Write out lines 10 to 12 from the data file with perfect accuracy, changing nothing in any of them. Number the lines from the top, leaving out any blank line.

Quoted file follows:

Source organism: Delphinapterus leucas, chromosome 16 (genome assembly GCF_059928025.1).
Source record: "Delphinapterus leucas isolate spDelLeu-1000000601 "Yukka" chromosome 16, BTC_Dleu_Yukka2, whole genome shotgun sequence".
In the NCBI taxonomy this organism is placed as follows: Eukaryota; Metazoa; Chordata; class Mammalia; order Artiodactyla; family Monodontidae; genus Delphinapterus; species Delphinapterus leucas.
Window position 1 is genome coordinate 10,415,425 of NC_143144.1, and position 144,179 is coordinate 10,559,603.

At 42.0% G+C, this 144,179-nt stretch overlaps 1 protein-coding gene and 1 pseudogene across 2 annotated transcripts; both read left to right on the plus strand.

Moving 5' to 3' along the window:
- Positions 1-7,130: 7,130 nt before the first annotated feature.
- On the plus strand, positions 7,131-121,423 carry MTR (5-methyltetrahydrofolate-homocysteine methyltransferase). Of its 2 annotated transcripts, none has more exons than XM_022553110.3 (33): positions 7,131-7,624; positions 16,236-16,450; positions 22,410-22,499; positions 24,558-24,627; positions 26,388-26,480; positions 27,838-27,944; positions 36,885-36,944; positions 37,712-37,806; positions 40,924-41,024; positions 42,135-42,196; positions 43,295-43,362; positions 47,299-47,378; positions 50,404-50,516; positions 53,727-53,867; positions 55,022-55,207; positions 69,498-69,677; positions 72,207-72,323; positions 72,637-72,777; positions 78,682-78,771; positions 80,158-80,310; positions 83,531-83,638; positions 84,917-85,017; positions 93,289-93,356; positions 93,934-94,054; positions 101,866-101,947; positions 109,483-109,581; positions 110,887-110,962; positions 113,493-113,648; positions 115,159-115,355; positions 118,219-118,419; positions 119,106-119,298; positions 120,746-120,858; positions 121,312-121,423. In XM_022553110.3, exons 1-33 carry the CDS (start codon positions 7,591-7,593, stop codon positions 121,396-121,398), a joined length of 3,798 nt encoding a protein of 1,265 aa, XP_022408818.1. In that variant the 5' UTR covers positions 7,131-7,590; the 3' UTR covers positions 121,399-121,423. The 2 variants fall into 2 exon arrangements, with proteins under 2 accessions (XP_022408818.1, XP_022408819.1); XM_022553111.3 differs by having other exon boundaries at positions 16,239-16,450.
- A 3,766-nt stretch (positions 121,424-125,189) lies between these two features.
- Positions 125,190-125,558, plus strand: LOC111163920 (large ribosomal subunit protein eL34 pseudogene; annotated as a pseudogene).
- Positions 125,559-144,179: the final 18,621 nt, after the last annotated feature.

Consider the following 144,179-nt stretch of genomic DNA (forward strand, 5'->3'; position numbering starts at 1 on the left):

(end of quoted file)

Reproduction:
- Positions 125,190-125,558, plus strand: LOC111163920 (large ribosomal subunit protein eL34 pseudogene; annotated as a pseudogene).
- Positions 125,559-144,179: the final 18,621 nt, after the last annotated feature.

Consider the following 144,179-nt stretch of genomic DNA (forward strand, 5'->3'; position numbering starts at 1 on the left):